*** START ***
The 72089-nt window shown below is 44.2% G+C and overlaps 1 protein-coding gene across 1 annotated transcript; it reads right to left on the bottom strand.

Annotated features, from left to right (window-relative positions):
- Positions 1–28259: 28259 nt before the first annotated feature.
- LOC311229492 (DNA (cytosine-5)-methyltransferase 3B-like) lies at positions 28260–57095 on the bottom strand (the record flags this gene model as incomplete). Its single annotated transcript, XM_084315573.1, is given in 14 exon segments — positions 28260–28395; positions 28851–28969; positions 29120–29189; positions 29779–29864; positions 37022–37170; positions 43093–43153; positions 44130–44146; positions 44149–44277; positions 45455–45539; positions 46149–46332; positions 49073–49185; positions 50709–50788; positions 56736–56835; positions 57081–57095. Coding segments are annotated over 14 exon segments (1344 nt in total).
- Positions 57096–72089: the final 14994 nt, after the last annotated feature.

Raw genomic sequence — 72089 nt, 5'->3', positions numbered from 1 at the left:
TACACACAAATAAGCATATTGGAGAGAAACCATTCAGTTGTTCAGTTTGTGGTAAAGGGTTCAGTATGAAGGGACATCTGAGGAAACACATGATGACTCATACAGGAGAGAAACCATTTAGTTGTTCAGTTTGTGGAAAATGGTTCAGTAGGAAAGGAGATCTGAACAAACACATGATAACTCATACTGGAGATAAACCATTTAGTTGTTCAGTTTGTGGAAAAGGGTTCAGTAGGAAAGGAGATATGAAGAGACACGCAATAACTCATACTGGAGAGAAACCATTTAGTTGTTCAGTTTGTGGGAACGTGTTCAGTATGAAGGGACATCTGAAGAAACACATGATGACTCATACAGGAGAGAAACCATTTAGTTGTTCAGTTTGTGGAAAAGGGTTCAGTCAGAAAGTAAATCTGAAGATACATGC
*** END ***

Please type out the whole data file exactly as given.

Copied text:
The 72089-nt window shown below is 44.2% G+C and overlaps 1 protein-coding gene across 1 annotated transcript; it reads right to left on the bottom strand.

Annotated features, from left to right (window-relative positions):
- Positions 1–28259: 28259 nt before the first annotated feature.
- LOC311229492 (DNA (cytosine-5)-methyltransferase 3B-like) lies at positions 28260–57095 on the bottom strand (the record flags this gene model as incomplete). Its single annotated transcript, XM_084315573.1, is given in 14 exon segments — positions 28260–28395; positions 28851–28969; positions 29120–29189; positions 29779–29864; positions 37022–37170; positions 43093–43153; positions 44130–44146; positions 44149–44277; positions 45455–45539; positions 46149–46332; positions 49073–49185; positions 50709–50788; positions 56736–56835; positions 57081–57095. Coding segments are annotated over 14 exon segments (1344 nt in total).
- Positions 57096–72089: the final 14994 nt, after the last annotated feature.

Raw genomic sequence — 72089 nt, 5'->3', positions numbered from 1 at the left:
TACACACAAATAAGCATATTGGAGAGAAACCATTCAGTTGTTCAGTTTGTGGTAAAGGGTTCAGTATGAAGGGACATCTGAGGAAACACATGATGACTCATACAGGAGAGAAACCATTTAGTTGTTCAGTTTGTGGAAAATGGTTCAGTAGGAAAGGAGATCTGAACAAACACATGATAACTCATACTGGAGATAAACCATTTAGTTGTTCAGTTTGTGGAAAAGGGTTCAGTAGGAAAGGAGATATGAAGAGACACGCAATAACTCATACTGGAGAGAAACCATTTAGTTGTTCAGTTTGTGGGAACGTGTTCAGTATGAAGGGACATCTGAAGAAACACATGATGACTCATACAGGAGAGAAACCATTTAGTTGTTCAGTTTGTGGAAAAGGGTTCAGTCAGAAAGTAAATCTGAAGATACATGC